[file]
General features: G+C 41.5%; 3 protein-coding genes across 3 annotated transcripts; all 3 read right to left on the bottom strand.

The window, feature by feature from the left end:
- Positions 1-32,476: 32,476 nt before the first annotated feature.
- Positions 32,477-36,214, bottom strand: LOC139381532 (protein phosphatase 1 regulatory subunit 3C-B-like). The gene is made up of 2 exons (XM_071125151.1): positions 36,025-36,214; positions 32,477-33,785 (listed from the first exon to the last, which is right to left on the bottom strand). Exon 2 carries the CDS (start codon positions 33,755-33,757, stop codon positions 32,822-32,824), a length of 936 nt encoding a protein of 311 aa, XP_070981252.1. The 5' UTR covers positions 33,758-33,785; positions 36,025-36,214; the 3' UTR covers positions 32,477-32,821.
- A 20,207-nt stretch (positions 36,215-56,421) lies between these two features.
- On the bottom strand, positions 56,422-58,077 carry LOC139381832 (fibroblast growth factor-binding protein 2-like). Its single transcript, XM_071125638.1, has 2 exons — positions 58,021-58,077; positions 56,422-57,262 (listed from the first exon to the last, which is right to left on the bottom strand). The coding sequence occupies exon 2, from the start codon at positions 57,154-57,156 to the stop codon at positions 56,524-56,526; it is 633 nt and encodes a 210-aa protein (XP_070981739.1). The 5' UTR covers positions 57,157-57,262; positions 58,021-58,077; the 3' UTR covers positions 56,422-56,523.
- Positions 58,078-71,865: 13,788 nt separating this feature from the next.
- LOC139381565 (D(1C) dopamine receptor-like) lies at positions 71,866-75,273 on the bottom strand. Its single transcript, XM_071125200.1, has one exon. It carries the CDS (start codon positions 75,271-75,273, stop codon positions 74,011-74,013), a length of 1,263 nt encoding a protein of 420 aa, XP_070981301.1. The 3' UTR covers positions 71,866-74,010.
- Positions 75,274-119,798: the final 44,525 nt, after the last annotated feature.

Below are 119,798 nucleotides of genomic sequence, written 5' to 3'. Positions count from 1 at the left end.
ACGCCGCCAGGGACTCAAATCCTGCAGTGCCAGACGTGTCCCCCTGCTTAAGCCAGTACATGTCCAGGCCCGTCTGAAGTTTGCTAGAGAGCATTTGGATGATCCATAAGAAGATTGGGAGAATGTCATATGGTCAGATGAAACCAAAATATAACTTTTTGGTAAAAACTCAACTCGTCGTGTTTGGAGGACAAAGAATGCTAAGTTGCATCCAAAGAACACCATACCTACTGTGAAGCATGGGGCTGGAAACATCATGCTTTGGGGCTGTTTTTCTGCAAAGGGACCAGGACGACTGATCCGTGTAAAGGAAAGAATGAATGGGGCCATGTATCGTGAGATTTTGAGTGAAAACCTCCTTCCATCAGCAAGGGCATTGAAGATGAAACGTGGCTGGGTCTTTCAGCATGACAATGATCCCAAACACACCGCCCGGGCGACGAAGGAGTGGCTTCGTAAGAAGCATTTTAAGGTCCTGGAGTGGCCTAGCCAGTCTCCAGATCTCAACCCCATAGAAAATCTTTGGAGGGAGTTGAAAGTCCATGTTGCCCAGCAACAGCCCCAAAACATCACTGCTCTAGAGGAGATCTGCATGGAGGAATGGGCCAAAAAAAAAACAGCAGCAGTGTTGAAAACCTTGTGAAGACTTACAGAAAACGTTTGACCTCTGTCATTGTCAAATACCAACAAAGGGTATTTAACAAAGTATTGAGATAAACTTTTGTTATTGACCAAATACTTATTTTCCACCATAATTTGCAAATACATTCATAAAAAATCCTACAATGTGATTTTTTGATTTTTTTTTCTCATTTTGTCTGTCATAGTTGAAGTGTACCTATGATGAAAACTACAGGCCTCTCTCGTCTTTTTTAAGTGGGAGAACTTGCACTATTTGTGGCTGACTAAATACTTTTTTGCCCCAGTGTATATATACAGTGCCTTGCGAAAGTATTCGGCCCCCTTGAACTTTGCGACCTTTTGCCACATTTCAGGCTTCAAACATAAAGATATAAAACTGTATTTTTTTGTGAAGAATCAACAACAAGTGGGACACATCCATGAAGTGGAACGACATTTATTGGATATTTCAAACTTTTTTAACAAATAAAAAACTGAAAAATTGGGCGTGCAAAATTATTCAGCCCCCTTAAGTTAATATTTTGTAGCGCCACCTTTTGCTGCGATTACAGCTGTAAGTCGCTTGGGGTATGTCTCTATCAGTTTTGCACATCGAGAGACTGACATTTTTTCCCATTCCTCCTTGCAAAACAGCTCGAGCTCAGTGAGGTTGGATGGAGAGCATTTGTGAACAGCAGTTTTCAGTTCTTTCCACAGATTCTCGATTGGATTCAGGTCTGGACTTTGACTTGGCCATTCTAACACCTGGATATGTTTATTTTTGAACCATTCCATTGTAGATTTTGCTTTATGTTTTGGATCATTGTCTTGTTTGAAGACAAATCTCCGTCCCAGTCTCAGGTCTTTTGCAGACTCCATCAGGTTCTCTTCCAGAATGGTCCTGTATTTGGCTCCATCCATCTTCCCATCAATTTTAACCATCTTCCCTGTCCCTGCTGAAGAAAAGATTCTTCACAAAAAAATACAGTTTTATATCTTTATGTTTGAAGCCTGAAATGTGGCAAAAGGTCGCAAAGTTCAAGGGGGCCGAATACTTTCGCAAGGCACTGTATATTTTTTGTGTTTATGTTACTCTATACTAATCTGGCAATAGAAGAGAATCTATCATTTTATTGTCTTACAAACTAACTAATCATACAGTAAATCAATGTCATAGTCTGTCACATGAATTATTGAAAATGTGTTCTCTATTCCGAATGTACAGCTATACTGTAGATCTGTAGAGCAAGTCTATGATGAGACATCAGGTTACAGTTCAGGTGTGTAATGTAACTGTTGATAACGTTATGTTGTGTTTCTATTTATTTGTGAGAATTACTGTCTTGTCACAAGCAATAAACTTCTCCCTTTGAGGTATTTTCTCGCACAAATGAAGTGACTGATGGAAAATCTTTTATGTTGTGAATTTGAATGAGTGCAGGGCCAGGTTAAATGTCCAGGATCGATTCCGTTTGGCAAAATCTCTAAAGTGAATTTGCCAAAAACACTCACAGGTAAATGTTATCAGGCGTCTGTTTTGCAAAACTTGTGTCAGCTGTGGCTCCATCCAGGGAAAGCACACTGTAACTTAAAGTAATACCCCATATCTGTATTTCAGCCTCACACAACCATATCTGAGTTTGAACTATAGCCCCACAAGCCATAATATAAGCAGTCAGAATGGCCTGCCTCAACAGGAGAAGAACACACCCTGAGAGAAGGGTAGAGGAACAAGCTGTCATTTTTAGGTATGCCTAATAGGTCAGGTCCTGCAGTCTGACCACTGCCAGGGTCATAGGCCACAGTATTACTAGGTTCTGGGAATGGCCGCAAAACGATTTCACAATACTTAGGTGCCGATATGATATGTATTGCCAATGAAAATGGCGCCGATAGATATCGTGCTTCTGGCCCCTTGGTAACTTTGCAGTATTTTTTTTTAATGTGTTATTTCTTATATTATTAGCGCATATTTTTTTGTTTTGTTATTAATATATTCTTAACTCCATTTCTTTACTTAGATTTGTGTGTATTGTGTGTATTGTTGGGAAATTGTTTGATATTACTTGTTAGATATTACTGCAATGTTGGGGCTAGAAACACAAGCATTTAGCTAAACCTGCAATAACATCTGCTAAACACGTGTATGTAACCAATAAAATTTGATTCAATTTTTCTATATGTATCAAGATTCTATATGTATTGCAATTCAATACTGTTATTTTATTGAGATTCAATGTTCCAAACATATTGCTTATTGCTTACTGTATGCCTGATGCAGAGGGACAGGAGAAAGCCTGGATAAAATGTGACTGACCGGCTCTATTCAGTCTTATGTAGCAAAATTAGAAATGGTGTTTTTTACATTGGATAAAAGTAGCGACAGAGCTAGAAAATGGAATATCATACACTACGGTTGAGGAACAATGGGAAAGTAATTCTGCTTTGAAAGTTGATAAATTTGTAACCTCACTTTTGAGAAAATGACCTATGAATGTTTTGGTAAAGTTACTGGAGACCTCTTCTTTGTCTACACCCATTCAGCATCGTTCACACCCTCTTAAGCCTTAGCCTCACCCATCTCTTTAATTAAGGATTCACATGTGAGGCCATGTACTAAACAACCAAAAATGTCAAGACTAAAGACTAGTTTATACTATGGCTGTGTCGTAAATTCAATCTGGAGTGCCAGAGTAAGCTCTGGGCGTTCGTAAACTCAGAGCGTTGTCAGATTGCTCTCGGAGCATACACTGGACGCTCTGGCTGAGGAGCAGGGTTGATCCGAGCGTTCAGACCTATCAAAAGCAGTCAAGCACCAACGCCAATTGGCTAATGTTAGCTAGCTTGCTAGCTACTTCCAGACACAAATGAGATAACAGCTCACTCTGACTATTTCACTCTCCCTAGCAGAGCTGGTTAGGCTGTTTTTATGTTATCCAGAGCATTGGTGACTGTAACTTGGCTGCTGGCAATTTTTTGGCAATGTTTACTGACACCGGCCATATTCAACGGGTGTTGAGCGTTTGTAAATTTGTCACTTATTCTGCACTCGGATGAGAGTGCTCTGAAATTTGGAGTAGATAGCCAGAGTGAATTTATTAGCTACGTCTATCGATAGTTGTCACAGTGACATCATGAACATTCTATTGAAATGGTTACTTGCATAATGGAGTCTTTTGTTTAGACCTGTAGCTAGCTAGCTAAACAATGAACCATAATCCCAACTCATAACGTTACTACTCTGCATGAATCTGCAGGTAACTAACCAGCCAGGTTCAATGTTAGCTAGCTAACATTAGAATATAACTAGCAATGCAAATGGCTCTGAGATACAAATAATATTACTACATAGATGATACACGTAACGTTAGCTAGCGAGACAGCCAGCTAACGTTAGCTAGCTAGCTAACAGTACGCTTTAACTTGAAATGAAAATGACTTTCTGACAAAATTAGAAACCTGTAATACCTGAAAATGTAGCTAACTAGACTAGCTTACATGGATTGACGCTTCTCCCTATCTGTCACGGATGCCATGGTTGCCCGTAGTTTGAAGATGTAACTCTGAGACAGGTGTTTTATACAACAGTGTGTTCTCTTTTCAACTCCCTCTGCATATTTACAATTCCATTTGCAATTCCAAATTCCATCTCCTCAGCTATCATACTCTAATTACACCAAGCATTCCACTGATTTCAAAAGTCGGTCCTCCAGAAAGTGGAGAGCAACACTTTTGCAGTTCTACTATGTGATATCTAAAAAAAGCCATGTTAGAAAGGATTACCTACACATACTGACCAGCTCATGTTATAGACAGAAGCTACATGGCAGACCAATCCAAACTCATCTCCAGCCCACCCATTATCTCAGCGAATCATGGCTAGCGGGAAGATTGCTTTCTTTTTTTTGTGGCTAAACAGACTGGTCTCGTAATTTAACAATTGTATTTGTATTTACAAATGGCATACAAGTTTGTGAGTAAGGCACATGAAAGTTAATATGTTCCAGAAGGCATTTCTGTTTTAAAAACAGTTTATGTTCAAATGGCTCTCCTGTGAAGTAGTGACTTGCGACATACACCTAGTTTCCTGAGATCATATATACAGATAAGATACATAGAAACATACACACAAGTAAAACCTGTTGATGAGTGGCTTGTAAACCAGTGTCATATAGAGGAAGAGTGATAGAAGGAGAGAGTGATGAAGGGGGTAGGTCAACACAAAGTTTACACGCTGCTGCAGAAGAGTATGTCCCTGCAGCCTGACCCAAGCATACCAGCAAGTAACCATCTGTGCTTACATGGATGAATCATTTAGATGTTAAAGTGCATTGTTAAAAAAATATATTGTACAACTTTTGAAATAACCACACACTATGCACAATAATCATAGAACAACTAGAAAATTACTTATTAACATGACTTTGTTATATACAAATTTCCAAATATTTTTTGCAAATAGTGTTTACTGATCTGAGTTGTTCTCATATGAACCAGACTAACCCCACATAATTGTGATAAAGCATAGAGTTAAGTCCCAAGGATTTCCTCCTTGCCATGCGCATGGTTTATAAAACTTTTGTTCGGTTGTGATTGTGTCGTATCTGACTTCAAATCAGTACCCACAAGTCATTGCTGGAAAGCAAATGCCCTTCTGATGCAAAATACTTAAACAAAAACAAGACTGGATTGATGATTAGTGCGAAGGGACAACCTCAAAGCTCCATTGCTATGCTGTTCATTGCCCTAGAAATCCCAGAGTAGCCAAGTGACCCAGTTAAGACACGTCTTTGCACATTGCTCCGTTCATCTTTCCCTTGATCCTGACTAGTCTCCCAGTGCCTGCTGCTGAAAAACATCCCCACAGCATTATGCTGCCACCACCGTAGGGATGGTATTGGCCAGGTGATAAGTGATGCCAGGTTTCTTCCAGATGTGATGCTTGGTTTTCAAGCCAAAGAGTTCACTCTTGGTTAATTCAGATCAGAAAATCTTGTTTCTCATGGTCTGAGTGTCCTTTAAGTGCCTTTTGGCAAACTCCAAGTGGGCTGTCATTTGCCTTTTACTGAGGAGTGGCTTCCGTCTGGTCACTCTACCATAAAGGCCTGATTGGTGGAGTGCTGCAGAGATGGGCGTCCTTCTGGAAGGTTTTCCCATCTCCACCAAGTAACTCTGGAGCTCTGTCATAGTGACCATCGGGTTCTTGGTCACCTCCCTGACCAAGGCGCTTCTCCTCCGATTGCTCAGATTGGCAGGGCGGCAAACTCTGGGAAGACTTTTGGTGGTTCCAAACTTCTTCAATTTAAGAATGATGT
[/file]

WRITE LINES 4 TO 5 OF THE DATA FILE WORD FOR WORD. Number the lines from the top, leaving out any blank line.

- Positions 32,477-36,214, bottom strand: LOC139381532 (protein phosphatase 1 regulatory subunit 3C-B-like). The gene is made up of 2 exons (XM_071125151.1): positions 36,025-36,214; positions 32,477-33,785 (listed from the first exon to the last, which is right to left on the bottom strand). Exon 2 carries the CDS (start codon positions 33,755-33,757, stop codon positions 32,822-32,824), a length of 936 nt encoding a protein of 311 aa, XP_070981252.1. The 5' UTR covers positions 33,758-33,785; positions 36,025-36,214; the 3' UTR covers positions 32,477-32,821.
- A 20,207-nt stretch (positions 36,215-56,421) lies between these two features.